Page last updated at 04:49 GMT, Tuesday, 1 April 2008 05:49 UK

Democrat Pelosi urges end to race

Nancy Pelosi - file photo
Mrs Pelosi said the nomination race was hurting the Democrats' chances

Nancy Pelosi, the speaker of the US House of Representatives, has urged a swift end to the Democrats' contest to nominate a presidential candidate.

Mrs Pelosi, a senior Democrat, told ABC News it was important to get behind one candidate if the party expected to win the White House in November.

A number of supporters of Barack Obama have been calling for his rival Hillary Clinton to concede the race.

Mrs Pelosi did not say which candidate she preferred.

'Financial trouble'

Her comments come after those made by the Democratic Party's national chairman, Howard Dean, who said that he would like to see the race concluded by 1 July.

New York senator and former first lady Hillary Clinton has rejected calls by Obama supporters to abandon her campaign for the Democratic presidential nomination.

She is trailing the Illinois senator in the number of delegates needed to obtain the nomination.

States won: 25

States won: 16

Delegates needed to secure nomination: 2,024.

Source: Associated Press, as of 1 April

But the latest opinion polls suggest that she is leading Mr Obama by more than 10 points in the next major primary election in Pennsylvania on 22 April.

Mr Obama has distanced himself from calls for Mrs Clinton to concede the race, saying she should be able to compete as long as she is able and has supporters.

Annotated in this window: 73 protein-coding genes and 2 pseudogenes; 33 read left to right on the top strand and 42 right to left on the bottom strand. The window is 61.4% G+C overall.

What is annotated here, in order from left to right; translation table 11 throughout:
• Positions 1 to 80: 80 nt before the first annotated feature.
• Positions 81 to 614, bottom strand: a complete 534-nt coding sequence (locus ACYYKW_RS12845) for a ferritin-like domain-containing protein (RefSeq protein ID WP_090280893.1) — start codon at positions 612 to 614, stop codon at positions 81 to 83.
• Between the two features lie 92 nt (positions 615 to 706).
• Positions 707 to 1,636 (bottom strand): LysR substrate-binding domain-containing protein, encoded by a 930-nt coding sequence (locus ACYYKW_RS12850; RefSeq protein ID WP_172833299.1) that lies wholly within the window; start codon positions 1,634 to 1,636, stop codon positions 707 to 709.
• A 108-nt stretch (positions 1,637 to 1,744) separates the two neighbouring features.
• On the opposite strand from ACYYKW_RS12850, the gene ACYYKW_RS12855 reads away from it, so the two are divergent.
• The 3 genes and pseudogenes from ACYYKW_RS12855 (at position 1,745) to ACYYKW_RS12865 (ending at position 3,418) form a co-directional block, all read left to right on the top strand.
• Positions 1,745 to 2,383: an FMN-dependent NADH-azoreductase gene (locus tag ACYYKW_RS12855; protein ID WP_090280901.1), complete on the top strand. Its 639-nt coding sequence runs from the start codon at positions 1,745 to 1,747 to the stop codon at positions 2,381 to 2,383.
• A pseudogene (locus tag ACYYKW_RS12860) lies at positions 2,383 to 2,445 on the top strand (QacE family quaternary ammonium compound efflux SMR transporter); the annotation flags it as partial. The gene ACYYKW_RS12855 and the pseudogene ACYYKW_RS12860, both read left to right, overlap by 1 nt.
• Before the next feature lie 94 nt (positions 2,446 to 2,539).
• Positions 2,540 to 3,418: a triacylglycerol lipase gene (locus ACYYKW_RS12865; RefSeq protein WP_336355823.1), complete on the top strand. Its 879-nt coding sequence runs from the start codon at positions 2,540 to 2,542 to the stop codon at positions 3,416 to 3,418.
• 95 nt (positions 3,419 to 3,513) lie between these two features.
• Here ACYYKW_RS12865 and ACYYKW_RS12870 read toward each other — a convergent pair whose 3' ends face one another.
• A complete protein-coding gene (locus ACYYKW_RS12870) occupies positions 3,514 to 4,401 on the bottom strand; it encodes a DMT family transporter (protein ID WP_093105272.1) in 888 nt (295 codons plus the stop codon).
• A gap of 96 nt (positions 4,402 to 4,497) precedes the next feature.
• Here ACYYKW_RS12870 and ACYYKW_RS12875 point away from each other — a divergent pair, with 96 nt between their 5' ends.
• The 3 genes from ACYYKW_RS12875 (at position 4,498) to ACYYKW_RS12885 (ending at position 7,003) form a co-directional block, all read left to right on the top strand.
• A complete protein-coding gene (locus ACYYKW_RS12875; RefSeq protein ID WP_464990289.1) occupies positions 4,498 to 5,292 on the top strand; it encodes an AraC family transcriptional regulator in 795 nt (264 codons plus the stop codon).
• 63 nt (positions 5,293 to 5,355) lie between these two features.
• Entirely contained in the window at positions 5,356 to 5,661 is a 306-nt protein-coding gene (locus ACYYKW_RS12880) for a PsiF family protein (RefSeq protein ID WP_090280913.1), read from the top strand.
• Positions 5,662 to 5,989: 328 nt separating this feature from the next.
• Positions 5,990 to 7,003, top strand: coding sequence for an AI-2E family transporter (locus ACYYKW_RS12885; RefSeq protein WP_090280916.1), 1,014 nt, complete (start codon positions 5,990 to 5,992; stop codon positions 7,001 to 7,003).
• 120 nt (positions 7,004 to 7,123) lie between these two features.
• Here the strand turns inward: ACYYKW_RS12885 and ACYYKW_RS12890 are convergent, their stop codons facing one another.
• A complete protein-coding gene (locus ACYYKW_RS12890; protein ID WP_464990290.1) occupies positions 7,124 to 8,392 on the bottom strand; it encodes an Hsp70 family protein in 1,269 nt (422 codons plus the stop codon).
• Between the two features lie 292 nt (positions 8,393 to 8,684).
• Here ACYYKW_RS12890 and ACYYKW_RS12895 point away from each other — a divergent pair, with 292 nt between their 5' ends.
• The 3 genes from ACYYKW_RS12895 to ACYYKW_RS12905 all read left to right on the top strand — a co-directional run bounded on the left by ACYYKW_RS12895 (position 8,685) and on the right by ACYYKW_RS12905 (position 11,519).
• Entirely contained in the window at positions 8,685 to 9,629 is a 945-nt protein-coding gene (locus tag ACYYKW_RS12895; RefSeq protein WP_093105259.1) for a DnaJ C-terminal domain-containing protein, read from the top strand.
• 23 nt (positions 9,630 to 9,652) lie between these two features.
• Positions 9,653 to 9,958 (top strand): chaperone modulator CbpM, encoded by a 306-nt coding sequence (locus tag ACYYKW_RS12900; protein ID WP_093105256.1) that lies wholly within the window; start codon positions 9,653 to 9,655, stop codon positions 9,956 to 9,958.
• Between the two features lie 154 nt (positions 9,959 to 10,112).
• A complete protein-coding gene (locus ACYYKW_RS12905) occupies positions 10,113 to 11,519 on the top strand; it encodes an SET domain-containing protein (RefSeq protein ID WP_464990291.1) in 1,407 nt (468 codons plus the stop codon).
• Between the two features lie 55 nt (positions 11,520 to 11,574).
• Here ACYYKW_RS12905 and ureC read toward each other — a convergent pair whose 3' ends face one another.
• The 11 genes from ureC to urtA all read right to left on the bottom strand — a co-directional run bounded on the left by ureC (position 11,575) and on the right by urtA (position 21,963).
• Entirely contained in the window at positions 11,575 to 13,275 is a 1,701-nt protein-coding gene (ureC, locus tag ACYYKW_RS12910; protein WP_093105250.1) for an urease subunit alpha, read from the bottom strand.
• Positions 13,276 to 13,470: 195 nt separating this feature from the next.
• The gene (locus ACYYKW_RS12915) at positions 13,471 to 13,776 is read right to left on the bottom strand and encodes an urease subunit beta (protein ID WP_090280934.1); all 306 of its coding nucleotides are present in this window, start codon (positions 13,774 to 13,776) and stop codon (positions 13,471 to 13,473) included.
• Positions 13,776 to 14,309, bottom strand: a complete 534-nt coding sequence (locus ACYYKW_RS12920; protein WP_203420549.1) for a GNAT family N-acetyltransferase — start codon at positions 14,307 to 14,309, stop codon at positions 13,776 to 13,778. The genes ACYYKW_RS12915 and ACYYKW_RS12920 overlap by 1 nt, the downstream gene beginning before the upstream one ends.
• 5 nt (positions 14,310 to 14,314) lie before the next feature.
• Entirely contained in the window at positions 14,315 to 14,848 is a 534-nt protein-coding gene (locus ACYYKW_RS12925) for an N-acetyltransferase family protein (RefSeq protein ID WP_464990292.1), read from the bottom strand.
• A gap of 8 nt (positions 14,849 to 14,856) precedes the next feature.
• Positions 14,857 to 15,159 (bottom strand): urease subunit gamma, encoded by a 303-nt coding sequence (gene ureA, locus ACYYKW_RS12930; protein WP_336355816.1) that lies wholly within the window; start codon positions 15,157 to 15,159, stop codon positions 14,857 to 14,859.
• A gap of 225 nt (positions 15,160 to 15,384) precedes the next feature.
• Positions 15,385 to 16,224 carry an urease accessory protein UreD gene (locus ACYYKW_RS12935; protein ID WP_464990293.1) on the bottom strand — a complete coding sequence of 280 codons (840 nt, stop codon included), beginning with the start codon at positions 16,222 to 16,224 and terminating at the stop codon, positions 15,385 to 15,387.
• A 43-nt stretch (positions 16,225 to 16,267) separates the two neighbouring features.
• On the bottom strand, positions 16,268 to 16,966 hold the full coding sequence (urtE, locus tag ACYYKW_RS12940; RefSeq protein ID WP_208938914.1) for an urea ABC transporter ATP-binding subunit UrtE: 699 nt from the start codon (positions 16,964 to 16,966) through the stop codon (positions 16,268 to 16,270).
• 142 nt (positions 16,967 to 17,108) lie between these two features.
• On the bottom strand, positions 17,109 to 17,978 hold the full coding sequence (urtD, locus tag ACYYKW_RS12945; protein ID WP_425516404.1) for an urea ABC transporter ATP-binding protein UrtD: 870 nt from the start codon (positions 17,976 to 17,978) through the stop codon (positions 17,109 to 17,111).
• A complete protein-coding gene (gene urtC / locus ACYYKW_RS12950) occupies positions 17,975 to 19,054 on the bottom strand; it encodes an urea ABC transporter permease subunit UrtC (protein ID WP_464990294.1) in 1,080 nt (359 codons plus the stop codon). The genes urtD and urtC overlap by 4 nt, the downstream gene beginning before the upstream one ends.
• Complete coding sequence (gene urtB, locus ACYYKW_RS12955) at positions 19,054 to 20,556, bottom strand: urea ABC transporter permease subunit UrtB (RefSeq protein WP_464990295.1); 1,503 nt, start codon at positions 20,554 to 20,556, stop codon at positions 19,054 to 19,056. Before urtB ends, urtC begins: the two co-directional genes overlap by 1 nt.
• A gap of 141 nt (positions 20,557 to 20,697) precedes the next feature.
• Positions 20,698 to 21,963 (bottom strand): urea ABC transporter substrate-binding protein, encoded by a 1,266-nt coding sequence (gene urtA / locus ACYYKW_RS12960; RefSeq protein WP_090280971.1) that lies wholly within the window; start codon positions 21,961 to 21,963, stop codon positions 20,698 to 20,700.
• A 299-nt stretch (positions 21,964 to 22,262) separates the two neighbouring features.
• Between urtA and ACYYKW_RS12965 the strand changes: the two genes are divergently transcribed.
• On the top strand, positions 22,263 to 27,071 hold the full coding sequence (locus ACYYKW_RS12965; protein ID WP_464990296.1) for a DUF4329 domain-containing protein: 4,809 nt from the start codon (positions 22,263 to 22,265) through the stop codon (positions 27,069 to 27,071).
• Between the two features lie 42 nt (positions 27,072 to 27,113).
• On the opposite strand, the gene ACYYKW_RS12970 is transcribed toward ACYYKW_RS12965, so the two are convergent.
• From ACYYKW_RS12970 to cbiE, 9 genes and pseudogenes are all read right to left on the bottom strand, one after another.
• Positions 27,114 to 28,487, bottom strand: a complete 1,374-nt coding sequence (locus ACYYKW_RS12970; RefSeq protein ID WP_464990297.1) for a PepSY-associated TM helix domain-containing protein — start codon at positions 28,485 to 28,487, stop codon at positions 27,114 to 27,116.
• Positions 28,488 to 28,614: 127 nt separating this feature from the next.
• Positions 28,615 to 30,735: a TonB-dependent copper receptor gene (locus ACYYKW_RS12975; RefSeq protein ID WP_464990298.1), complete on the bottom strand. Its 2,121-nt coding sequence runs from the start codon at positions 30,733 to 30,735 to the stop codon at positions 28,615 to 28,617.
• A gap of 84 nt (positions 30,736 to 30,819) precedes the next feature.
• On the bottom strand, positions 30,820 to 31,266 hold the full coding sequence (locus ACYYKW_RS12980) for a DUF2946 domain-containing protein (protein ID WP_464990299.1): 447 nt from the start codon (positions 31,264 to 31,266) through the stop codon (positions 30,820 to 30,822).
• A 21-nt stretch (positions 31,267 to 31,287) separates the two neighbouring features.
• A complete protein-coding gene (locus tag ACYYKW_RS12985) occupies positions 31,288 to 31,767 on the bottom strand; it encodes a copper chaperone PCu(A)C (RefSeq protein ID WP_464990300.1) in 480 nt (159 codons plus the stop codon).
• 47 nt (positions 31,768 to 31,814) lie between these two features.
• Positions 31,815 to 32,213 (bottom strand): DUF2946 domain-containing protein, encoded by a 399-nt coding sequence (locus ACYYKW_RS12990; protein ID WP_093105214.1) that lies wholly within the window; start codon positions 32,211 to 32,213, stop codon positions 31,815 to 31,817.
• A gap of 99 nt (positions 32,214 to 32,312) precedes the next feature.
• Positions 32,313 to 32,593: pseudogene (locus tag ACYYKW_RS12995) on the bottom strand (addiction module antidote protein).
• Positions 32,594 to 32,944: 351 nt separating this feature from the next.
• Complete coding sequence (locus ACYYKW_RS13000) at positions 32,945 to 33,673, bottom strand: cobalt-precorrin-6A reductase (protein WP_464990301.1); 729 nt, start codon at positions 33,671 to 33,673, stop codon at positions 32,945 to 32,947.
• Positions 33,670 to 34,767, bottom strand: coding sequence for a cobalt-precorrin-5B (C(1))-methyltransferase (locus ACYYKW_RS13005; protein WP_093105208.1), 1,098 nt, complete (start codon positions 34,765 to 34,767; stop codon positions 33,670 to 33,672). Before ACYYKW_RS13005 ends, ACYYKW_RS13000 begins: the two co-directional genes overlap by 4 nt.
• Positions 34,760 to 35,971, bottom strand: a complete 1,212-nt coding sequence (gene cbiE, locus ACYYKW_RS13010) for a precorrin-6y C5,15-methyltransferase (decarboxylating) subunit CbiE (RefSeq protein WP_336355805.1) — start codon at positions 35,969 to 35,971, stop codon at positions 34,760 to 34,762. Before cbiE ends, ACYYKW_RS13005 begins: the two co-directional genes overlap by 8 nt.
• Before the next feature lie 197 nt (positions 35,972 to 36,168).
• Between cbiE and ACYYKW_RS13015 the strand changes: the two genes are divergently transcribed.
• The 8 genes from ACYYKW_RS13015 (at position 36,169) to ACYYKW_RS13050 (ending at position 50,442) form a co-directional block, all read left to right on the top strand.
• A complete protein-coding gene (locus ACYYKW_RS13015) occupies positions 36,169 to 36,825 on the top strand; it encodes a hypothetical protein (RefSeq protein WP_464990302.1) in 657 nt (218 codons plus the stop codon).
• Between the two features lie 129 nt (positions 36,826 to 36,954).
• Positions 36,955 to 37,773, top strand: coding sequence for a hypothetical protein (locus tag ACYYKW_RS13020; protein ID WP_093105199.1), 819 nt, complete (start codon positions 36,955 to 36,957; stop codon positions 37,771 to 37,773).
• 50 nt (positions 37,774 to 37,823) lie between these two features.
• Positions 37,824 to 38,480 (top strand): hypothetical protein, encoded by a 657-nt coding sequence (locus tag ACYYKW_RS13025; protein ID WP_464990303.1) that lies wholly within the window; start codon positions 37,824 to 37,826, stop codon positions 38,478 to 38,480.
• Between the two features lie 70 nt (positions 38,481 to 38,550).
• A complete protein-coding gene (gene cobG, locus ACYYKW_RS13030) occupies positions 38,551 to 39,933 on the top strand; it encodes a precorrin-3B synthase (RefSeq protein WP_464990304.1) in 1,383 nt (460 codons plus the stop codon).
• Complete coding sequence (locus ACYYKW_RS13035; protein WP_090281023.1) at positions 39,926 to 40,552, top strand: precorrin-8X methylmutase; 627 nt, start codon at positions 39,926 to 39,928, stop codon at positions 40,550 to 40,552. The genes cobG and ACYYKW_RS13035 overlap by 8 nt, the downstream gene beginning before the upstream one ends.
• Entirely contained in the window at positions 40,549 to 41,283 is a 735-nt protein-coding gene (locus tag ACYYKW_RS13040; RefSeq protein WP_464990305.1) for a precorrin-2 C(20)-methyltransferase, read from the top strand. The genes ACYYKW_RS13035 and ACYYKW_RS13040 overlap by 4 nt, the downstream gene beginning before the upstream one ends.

It is being reported, however, that her campaign is in financial trouble again with several million dollars of unpaid bills.

Mrs Clinton loaned her campaign $5m from her personal fortune ahead of the "Super Tuesday" primaries on 5 February.

Mr Obama currently leads by 1,631 delegates to the national party convention in August to Mrs Clinton's 1,501.

To secure the nomination, the winner must secure 2,024 delegates - which correspondents say neither candidate will be able to do on the basis of delegates won in the remaining primary elections alone.

If Mrs Clinton manages to win a larger share of the national popular vote, it is thought that she may secure the backing of the so-called super-delegates who could tip the balance.

Analysts say a bitter, drawn-out fight between the two contenders, going right up to the Democratic convention in August, could damage the eventual nominee's chances of beating their Republican rival, John McCain.

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US House of Representatives speaker Nancy Pelosi

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